19: Don’t allow characters who are sexually attracted to one another the opportunity to get into bed unless at least one of them has a jealous partner.

11 and 18 are ones that I will pin.

LOL on #19. I can see how that's usually the case, but there are lots of YA novels that explore first love as a theme, and so this can be bypassed. ;)

Great advice overall
 

Keithy

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Pleonasm? This is the first time I've come across the word. I'm already thinking it's something crude.

But... overall... I've either got or an getting the hang of most of these. At first the adverb thing sounded weird, but losing the adverbs helps with the show/tell thing. I did throw in some Plesiosaurs to get around the adverbs, but now I know that's not really much better. The other thing I did was shunt a few adverbs from prose into conversation. There they found a safe haven(!)

Another "but" is this: I keep thinking I've fixed all the writing problems to suit the rules, then I find more rules. Yikes!

But (last but) - I find myself wondering how many readers can actually spot these mistakes. If there's a lot of glaring examples, then yes. But all of them? Hmm, me is not convinced.
 

Keithy

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I'm wondering about the "shrugging thing". If a character does not care about a situation, or a question, or perhaps is not very talkative, then shrugging would be better than saying 'xxx did not care' in prose, or else having the character explicitly stating that he/she doesn't have a clue or doesn't care. The "no shrugging" rule seems to contradict the "show not tell" rule. People who don't know something shrug. They don't ALWAYS say "I don't know". And what if they're mutes? Should it be "he held up his little card with 'I don't know' written on it"?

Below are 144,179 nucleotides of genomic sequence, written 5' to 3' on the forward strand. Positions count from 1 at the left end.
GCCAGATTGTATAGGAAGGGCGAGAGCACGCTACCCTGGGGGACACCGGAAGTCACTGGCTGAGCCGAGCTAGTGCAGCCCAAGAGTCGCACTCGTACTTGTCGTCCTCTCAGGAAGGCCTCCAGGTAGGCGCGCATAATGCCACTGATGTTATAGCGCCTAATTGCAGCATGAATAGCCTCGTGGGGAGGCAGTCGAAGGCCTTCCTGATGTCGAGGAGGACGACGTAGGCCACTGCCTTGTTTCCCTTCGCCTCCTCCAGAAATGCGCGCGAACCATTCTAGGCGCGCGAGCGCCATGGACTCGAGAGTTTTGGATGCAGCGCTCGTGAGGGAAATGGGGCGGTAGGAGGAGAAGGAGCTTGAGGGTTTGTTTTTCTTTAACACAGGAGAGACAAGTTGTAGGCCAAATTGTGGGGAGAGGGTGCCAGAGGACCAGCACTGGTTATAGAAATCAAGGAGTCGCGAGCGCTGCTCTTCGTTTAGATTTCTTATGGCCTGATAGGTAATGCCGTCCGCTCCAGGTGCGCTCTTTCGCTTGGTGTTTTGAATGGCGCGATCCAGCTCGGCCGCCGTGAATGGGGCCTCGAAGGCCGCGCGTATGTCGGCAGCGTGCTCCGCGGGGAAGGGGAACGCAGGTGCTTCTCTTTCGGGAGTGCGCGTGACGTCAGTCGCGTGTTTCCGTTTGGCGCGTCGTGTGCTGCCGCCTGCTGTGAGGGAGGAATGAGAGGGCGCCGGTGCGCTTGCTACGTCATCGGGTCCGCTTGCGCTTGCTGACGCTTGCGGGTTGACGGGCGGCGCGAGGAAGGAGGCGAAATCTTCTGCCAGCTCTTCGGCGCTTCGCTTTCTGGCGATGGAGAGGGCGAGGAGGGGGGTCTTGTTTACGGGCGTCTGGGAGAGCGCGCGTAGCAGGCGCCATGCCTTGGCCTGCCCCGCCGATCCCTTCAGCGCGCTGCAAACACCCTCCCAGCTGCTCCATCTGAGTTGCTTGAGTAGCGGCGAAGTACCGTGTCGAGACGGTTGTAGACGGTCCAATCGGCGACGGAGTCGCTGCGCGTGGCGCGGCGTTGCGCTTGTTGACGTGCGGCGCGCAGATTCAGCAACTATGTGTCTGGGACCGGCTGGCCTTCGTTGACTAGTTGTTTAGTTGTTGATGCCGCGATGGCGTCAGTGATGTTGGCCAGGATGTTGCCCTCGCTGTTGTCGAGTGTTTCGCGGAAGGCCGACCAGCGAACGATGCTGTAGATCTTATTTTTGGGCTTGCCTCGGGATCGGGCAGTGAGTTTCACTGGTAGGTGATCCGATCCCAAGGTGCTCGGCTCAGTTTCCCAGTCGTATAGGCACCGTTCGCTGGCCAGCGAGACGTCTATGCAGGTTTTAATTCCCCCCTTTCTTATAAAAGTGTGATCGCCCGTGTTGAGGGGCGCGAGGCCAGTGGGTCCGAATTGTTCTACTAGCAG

Shrugging seems natural to me.
 

Zoe R

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Can someone provide an example of how to replace smiling?! Sighing is also hard to avoid, although I have characters nod and shake their heads more than shrug. #29 would definitely be my hardest to avoid!
 

Keithy

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His shoulders went up and down in unison.
 

ecerberus

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Fantastic list! This one's going to my onenote as reference.
 

Always Newbie

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Each time I'm reading it I make notes to print this list out. And each time I fail as you may guess.
Well, even writing "Avoid pleonasms!" on the front page of my working notebook might be helpful enough.
But mastering the art of avoiding them can take a lifetime.:D
 

MaeZe

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... Said to me isn't invisible. If I see fifteen saids in a row I imagine two people saying things non-heartedly; like a depressed water cooler skit where every party involved is inconvenienced by seeing each other.....
Could be said isn't the problem, could be "fifteen saids in a row" is.

There are reasons for these frequently repeated rules. There are many reasons not to follow them. The key is looking for and understanding the reason for the rule.

Replacing all those alternatives to said is a lot like replacing adverbs with stronger verbs, eliminating filter words and showing not telling. They make your writing stronger.

It's not about rules.

Take tags like "he shouted". It's stronger to show it and not use a tag at all.
"God dammit Missy, that'll be enough out of you!"​
You don't put 'he said' after that dialogue. And you don't need to say he shouted.

That is the point.

When you use s/he/John/Jane said, do it sparingly when it's too tedious to tag the dialogue with actions. Said is a tag to keep the reader oriented to who is speaking. It is not a tag to create the scene.